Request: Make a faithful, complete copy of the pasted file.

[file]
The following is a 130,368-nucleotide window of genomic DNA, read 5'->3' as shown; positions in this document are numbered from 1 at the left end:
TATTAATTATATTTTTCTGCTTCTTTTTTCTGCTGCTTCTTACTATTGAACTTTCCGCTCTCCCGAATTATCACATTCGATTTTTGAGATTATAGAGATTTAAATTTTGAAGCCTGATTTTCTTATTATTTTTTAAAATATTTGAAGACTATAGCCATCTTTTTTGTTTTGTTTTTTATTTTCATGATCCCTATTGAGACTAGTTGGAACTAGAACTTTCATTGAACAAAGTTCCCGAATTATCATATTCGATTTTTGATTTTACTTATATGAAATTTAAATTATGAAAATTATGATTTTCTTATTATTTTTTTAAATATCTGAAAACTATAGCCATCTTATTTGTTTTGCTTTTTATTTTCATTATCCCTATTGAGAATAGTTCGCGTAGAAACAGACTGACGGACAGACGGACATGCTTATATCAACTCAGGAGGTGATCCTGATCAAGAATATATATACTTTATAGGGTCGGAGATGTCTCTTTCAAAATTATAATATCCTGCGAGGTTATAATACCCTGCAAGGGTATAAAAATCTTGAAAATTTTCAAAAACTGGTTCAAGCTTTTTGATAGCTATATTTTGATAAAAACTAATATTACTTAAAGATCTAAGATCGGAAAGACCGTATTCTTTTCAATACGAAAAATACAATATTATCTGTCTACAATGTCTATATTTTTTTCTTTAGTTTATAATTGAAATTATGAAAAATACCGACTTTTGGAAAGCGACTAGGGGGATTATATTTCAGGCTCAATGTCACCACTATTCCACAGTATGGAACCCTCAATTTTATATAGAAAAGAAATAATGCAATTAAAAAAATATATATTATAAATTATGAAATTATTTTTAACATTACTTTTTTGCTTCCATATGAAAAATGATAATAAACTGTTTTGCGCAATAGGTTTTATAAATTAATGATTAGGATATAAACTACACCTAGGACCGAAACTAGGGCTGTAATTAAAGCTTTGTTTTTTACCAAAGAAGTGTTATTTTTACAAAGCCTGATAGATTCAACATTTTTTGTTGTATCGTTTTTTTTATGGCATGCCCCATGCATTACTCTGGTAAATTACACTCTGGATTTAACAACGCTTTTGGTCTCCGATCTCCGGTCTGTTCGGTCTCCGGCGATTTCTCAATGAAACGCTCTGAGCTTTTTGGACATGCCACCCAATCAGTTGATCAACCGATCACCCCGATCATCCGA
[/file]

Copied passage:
The following is a 130,368-nucleotide window of genomic DNA, read 5'->3' as shown; positions in this document are numbered from 1 at the left end:
TATTAATTATATTTTTCTGCTTCTTTTTTCTGCTGCTTCTTACTATTGAACTTTCCGCTCTCCCGAATTATCACATTCGATTTTTGAGATTATAGAGATTTAAATTTTGAAGCCTGATTTTCTTATTATTTTTTAAAATATTTGAAGACTATAGCCATCTTTTTTGTTTTGTTTTTTATTTTCATGATCCCTATTGAGACTAGTTGGAACTAGAACTTTCATTGAACAAAGTTCCCGAATTATCATATTCGATTTTTGATTTTACTTATATGAAATTTAAATTATGAAAATTATGATTTTCTTATTATTTTTTTAAATATCTGAAAACTATAGCCATCTTATTTGTTTTGCTTTTTATTTTCATTATCCCTATTGAGAATAGTTCGCGTAGAAACAGACTGACGGACAGACGGACATGCTTATATCAACTCAGGAGGTGATCCTGATCAAGAATATATATACTTTATAGGGTCGGAGATGTCTCTTTCAAAATTATAATATCCTGCGAGGTTATAATACCCTGCAAGGGTATAAAAATCTTGAAAATTTTCAAAAACTGGTTCAAGCTTTTTGATAGCTATATTTTGATAAAAACTAATATTACTTAAAGATCTAAGATCGGAAAGACCGTATTCTTTTCAATACGAAAAATACAATATTATCTGTCTACAATGTCTATATTTTTTTCTTTAGTTTATAATTGAAATTATGAAAAATACCGACTTTTGGAAAGCGACTAGGGGGATTATATTTCAGGCTCAATGTCACCACTATTCCACAGTATGGAACCCTCAATTTTATATAGAAAAGAAATAATGCAATTAAAAAAATATATATTATAAATTATGAAATTATTTTTAACATTACTTTTTTGCTTCCATATGAAAAATGATAATAAACTGTTTTGCGCAATAGGTTTTATAAATTAATGATTAGGATATAAACTACACCTAGGACCGAAACTAGGGCTGTAATTAAAGCTTTGTTTTTTACCAAAGAAGTGTTATTTTTACAAAGCCTGATAGATTCAACATTTTTTGTTGTATCGTTTTTTTTATGGCATGCCCCATGCATTACTCTGGTAAATTACACTCTGGATTTAACAACGCTTTTGGTCTCCGATCTCCGGTCTGTTCGGTCTCCGGCGATTTCTCAATGAAACGCTCTGAGCTTTTTGGACATGCCACCCAATCAGTTGATCAACCGATCACCCCGATCATCCGA